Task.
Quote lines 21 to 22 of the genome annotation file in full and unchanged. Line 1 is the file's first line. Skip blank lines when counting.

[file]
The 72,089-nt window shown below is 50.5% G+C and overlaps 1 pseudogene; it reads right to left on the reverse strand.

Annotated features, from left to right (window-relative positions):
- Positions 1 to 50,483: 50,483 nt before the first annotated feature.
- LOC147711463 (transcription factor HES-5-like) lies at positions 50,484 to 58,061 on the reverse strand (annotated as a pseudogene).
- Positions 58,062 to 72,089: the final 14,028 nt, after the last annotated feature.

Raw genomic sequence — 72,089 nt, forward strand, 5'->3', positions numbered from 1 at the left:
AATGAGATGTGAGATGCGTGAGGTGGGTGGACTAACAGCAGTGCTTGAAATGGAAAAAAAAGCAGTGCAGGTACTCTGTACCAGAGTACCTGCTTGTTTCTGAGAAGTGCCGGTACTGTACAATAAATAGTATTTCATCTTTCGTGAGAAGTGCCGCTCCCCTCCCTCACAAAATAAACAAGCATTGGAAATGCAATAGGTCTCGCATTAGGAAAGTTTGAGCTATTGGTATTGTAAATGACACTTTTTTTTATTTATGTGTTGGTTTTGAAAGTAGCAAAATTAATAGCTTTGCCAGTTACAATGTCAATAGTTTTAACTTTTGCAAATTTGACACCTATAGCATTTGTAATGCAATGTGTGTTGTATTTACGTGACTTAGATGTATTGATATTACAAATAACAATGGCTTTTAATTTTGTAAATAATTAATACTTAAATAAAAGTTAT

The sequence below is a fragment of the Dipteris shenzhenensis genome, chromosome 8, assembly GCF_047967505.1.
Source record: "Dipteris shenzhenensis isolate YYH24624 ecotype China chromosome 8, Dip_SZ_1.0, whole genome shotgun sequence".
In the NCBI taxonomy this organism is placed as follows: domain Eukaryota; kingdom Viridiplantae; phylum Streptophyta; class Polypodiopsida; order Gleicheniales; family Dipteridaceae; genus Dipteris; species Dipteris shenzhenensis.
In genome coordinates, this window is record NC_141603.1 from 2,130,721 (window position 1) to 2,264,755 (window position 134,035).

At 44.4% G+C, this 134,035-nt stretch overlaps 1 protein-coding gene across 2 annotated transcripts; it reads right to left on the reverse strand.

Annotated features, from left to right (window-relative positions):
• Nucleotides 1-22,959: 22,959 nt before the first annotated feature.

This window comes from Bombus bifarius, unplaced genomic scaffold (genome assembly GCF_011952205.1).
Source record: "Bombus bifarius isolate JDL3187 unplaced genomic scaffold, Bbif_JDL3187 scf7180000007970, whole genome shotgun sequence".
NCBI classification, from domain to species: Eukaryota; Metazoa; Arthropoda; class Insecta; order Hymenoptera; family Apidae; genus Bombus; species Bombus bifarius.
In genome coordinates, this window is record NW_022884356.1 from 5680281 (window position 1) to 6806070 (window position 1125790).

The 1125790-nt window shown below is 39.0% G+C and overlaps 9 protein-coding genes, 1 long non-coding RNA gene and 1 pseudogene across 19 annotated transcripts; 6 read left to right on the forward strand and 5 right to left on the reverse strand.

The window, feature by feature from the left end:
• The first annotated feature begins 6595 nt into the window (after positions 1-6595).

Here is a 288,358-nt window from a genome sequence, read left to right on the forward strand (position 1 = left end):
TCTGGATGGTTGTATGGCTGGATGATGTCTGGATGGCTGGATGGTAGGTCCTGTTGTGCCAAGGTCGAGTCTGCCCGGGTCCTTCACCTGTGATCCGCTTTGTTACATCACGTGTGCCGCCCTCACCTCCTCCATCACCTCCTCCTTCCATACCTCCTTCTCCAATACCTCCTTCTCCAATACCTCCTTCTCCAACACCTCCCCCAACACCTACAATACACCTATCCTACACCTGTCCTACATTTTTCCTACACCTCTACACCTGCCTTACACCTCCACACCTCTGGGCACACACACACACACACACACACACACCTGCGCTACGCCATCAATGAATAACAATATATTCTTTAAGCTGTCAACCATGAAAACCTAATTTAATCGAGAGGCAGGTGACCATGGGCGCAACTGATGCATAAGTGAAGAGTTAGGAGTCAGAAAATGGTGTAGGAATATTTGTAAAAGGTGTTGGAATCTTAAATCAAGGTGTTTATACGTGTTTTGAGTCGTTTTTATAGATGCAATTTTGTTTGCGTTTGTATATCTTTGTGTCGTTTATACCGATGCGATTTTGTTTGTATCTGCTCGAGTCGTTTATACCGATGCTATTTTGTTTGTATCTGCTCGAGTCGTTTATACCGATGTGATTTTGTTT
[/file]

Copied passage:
• The first annotated feature begins 6595 nt into the window (after positions 1-6595).

Here is a 288,358-nt window from a genome sequence, read left to right on the forward strand (position 1 = left end):